Dr Mike Galsworthy
The two top issues of the General Election – Brexit and the NHS – are entwined. The fact that Brexit is dire news for the NHS is slowly starting to drip into public awareness. But a slow drip is not enough.
There’s a General Election on. We need to turn the fire-hose full-blast. Vote Leave won the referendum debate in no small part by pairing its Brexit vision with something that impacts on the lives and hearts of Brits: the NHS.
It was devastatingly effective. But it was cynical and false. The experts knew Brexit was bad for the NHS, but struggled to be heard as they issued the warnings that we are now seeing materialise. Brexit not only drastically exacerbates the NHS’s current problems, it also presents an existential threat in the form of a US-UK trade deal. Those who love the NHS and see where this is headed must arm themselves with the arguments and drive the message with a ruthlessness to match the Vote Leave campaign.
Experts versus politicians in the referendum campaign
In April 2016, while 75% of NHS hospital leaders thought that Brexit would be bad for the NHS, the UK public thought Brexit would be good for the NHS in a 32% to 14% ratio. Any national cognitive dissonance on the issue could be solved by jettisoning the importance of experts. Additionally, the colourful trash propaganda pouring out from the breadth of the Leave campaigns reached demographics of the country where experts cannot reach.
It was not just the ‘£350m a week’ red bus. Remember also the 75m Turks who would soon be walking into this country to use our NHS? Remember the ‘Save Our NHS’ flyers that Vote Leave put out? Their fake NHS logos in the top corner to make them look like official literature? Add to this the tabloids with years of ‘immigrants strain our NHS’ rhetoric now hitting crescendo on the front pages.
Finally, Vote Leave wheeled out Lord (David) Owen to warn of the dangers to the NHS of the Transatlantic Trade and Investment Partnership (TTIP) between the EU and the US, parading him as a Labour ex-Minister for kudos. Incidentally, Lord Owen had not been Labour since he abandoned the party at the beginning of the Thatcher era. As to his argument, many EU countries had already insulated their health services from TTIP by the time of Lord Owen’s intervention – rendering his claims obsolete. Lord Owen (where is he now?) was an odd addition alongside a raft of prominent Leave campaigners, like Douglas Carswell, Aaron Banks, Matthew Elliott, Daniel Hannan and Paul Nuttall, who had overtly proposed the privatisation of the NHS. These wolves put on sheep’s clothing to infiltrate their chosen flock.
On the other side, The Lancet, British Medical Journal, Royal College of Physicians and Royal College of Midwives warned about Brexit impact on UK healthcare. As did Genetic Alliance UK, which represents more than 180 patient groups. The chief executive of NHS England also warned about Brexit on broad economic grounds, saying “when the economy sneezes, the NHS catches a cold”. So did 71 former leaders of the UK’s Medical Royal Colleges and British Medical Association, saying: “It is Brexit that is the threat to the NHS.” A further 200 leading health professionals wrote a letter to the Times saying “Brexit should carry a health warning”. The reasons behind these warnings are now proving themselves true. They are set out here…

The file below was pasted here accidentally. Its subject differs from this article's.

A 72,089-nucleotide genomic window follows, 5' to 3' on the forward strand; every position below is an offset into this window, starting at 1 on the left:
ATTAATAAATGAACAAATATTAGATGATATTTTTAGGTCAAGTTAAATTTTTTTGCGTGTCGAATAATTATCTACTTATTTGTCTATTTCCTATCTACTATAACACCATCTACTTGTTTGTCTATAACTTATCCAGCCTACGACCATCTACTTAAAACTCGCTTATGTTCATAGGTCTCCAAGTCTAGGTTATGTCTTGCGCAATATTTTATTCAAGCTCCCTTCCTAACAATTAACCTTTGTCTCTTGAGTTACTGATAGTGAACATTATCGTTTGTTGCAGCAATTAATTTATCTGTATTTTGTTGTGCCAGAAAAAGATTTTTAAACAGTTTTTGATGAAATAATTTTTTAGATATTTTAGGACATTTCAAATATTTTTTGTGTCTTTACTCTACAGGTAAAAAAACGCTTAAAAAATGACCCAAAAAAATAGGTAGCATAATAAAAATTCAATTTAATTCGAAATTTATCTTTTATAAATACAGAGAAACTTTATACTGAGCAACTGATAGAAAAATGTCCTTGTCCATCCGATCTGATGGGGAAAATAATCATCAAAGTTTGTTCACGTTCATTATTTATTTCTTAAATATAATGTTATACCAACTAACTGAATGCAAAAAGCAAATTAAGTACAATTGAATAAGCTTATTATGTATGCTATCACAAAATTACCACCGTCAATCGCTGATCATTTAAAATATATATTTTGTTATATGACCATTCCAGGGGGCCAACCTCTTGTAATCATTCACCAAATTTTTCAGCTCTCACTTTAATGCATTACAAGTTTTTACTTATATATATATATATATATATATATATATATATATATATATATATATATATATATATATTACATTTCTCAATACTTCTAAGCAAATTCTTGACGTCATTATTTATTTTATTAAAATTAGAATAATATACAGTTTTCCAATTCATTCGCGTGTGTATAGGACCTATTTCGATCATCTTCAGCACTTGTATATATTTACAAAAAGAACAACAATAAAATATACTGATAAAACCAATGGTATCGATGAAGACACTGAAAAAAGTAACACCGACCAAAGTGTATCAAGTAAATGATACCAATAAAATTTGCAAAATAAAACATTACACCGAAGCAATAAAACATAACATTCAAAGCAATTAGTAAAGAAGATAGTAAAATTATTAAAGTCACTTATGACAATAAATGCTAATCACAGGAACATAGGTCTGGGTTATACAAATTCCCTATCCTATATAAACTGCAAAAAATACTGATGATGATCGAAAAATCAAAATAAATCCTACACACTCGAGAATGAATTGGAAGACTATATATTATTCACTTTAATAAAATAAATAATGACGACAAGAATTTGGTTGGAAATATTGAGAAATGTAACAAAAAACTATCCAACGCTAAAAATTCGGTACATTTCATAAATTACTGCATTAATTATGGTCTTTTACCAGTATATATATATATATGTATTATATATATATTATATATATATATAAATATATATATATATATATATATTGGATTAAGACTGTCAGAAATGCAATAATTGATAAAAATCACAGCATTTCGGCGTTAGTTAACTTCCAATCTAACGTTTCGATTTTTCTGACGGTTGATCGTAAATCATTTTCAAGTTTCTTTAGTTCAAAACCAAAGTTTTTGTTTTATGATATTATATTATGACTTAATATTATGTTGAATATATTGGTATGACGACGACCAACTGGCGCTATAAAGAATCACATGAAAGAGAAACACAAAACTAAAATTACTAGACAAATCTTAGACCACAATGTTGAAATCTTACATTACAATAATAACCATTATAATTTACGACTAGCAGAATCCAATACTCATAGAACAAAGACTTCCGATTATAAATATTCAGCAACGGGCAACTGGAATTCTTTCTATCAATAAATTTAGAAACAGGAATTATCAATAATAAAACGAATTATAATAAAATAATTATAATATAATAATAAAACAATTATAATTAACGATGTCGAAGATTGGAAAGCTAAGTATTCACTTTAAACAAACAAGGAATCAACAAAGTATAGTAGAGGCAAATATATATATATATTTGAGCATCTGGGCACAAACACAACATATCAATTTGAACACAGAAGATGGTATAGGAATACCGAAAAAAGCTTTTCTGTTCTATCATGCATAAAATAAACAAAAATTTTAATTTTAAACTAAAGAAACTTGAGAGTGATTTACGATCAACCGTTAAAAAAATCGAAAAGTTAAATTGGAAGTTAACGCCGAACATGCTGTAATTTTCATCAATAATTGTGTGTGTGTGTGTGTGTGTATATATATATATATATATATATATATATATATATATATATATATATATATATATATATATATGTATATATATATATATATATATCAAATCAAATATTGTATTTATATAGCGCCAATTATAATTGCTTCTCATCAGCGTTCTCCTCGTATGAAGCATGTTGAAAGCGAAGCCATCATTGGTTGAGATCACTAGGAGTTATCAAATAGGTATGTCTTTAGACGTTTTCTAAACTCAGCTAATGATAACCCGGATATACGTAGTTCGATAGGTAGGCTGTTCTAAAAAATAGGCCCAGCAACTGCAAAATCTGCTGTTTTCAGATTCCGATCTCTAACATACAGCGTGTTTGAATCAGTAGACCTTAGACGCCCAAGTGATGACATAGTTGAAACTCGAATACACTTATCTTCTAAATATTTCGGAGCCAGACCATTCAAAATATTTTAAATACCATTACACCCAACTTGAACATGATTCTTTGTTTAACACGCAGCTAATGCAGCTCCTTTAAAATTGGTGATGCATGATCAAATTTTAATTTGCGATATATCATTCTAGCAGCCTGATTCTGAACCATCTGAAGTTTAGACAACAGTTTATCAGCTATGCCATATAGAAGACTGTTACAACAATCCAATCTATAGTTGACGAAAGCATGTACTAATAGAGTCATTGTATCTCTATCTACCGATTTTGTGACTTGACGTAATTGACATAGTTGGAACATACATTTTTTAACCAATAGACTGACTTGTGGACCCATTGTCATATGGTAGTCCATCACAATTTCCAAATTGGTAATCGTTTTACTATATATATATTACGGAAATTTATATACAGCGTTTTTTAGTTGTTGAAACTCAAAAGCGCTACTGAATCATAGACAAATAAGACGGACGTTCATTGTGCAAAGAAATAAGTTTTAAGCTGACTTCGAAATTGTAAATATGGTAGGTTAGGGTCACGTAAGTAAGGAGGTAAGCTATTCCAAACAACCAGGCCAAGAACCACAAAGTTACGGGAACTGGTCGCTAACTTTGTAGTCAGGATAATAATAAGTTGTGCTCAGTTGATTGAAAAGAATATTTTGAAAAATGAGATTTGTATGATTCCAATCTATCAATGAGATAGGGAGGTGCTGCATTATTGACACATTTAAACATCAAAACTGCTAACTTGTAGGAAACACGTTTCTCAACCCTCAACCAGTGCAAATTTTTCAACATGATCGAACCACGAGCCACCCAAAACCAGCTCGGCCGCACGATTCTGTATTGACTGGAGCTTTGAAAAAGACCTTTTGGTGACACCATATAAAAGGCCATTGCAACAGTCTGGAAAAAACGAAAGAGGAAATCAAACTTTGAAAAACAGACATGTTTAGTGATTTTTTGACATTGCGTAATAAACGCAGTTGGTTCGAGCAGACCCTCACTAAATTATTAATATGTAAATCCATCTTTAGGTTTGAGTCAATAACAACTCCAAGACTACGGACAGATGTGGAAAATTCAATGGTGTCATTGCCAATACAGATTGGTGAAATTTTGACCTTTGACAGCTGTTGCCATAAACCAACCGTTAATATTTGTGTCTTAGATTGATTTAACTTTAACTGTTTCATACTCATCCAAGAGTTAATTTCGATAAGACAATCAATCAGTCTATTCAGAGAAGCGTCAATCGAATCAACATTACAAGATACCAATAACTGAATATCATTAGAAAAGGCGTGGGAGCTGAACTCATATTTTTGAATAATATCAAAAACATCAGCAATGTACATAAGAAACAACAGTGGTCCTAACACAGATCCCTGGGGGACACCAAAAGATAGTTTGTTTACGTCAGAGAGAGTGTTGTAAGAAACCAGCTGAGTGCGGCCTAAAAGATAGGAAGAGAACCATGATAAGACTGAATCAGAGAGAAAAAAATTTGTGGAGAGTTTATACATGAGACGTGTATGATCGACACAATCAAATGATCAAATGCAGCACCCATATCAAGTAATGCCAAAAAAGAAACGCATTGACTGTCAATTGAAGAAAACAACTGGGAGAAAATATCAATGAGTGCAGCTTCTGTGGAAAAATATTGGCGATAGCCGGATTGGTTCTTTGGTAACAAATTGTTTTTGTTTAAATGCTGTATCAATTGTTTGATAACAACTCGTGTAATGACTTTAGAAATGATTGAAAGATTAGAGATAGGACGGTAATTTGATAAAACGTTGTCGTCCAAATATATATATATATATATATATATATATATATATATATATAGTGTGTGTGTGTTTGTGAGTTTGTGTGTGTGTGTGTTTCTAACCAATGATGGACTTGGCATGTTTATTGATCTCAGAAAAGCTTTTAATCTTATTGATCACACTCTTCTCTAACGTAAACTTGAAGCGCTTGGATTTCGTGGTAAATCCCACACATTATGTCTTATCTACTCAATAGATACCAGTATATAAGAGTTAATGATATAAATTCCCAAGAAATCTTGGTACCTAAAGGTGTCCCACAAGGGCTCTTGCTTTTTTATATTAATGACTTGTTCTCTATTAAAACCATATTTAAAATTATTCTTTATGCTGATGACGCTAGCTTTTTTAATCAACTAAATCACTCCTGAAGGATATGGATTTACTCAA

In the April-May 2016 survey by NHS Providers, 75% of 45 hospital leaders predicted a Brexit would be detrimental to the NHS, with 80% predicting it would damage staff hiring. This is what we’re now seeing, with a reported drop of 92% in EU citizens registering as nurses in England from July to December 2016. Another poll by the General Medical Council (GMC) found that 60% of EU doctors in the UK are considering leaving, with 91% of those saying Brexit is a factor in that decision. Alongside the likely loss of rights and protections for EU citizens, there is the salary drop associated with a falling pound, a feeling of being less welcome, pervasive, widespread philosophical objection to the choice to leave the EU – and also the general mismanagement and austerity of the NHS deteriorating the working conditions. This means it is also harder to attract new staff from the EU. A leaked government report in March 2017 predicted a staff shortage of 26,000-42,000 by 2025, with Brexit cited as a major factor. The NHS is already hugely understaffed and training new doctors takes more than seven years. Therefore, making the UK unattractive to foreign doctors, nurses, other NHS staff and social care workers hurts right now. Next winter could be very grim.
The NHS is colossally underfunded by tens of billions of pounds and entering crisis. Compared to France, Germany, Sweden, and others, which fund their healthcare to 11% GDP, the UK is on 8.5%. Most NHS Trusts used to be in surplus, but now two out of three are in debt. The NHS is now in continual financial crisis, with impacts from cyber attacks to severe winter emergencies and GPs being forced to charge patients for preferential treatment in places. If Boris Johnson had been serious about his pledge of support for the NHS, he could have made it a condition of his appointment as Foreign Secretary. He didn’t. Neither did he or other lead Brexiteers push it into either the budgetary agenda or Article 50 conditions. The Autumn Statement offered no help for our NHS. Not even a mention. But for Brexit, the Chancellor could find money – borrowing £58.7 billion more for the ill-advised adventure.